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Desert Travels - Motorcycle Journeys in the Sahara and West Africa!

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  #1  
Old 26 Mar 2008
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Question Desert fruit, what is it?

The orange sized, and shaped, and coloured 'fruit' that grow in patches on the ground around the Sahara. They're all dried out, and if you shake them you can hear the pips (?) rattling about. Does anyone have the correct name for it?

Thanks, Sam.
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  #2  
Old 26 Mar 2008
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No.. but we saw heaps in Egypt and Sudan,
and as we (my children) were listening to the BFG by Roald Dahl we named them
"Snozcumbers"

Graham
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  #3  
Old 26 Mar 2008
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Desert Melon?

do you mean these:



That are desert melons. They're not edible :-(
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  #4  
Old 26 Mar 2008
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Smile thanks, got em..

Citrullus colocynthis

yes, yes, I know... now our lives are complete...
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  #5  
Old 26 Mar 2008
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Wink oh, and they are edible

...they're absolutely delicious. You just have to take a really big mouthful with your first bite.

...let me know how it goes...
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Old 26 Mar 2008
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Thumbs up now we're getting somewhere

The colocynth, also known as bitter apple, bitter cucumber, egusi, or vine of Sodom, is a viny plant native to the Mediterranean Basin and Asia, especially Turkey (especially in regions such as İzmir), Nubia, and Trieste. It originally bore the scientific name Colocynthis citrullus, but is now classified as Citrullus colocynthis.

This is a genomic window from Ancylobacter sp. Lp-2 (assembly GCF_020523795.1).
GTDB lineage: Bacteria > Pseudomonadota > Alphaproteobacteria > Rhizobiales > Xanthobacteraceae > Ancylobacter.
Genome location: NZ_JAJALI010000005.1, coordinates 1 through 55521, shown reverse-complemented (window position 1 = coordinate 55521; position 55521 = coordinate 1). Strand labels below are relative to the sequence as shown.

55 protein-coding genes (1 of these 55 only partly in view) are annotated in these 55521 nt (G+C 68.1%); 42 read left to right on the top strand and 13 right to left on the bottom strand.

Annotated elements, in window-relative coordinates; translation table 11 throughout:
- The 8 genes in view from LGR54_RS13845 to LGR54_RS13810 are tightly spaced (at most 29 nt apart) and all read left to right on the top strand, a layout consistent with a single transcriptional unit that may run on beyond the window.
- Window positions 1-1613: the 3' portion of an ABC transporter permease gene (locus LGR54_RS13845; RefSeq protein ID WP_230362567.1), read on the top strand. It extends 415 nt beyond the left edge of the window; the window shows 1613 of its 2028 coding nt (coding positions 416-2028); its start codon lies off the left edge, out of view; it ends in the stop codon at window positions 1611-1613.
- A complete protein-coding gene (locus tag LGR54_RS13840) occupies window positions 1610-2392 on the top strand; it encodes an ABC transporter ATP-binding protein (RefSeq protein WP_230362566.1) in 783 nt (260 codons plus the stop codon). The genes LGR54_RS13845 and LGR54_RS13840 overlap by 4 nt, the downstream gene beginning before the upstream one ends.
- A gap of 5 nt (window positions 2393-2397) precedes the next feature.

Its fruit, which is lemon-sized, yellowish, green-mottled, spongy, and extremely bitter, is a powerful hepatic stimulant and hydragogue cathartic. It is used as a strong laxative. In overdoses, the fruit can cause violent, sharp pains in the bowels, with dangerous inflammation. Given that the colocynth grows wild in Israel, these symptoms would be consistent with the "wild gourd" mentioned in II Kings 4:39-40. It is seldom used alone, but in combination with other cathartics has been a standard remedy. It has been used alone in obstinate edema, amenorrhea, and in cerebral derangements. A normal dose of fluid extracted from the fruit pulp is 2 to 5 minims, and for the powdered extract, 1 to 2 grains.[1]

Its seed, which is edible but similarly bitter, nutty-flavored, and rich in fat and protein, is eaten whole or used as an oilseed. The oil content of the seeds is 17-19% (w/w), consisting of 67-73% linoleic acid, 10-16% oleic acid, 5-8% stearic acid, and 9-12% palmitic acid. It is estimated that the oil yield is approximately 400 L/hectare.[2]

The characteristic small seed of the colocynth have been found in several early archeological sites in northern Africa and the Near East, specifically at Neolithic Armant, Nagada (dated 3650-2850 BC), and Hierakonopolis (3500-3300 BC) in Egypt; at sites dating from 3800 BC to Roman times in Libya; and the pre-pottery Neolithic levels of the Nahal Hemar Caves in Israel.[3] Zohary and Hopf speculate that "these finds indicate that the wild colocynth was very probably used by humans prior to its domestication."[4]

Desert Bedouins are said to make a type of bread from the ground seeds. There is some confusion between this species and the closely-related watermelon, whose seeds may be used in much the same way. In particular the name "egusi" may refer to either or both plants (or more generically to other cucurbits) in their capacity as seed crops, or to a soup made from these seeds and popular in West Africa.


Pre-modern medical uses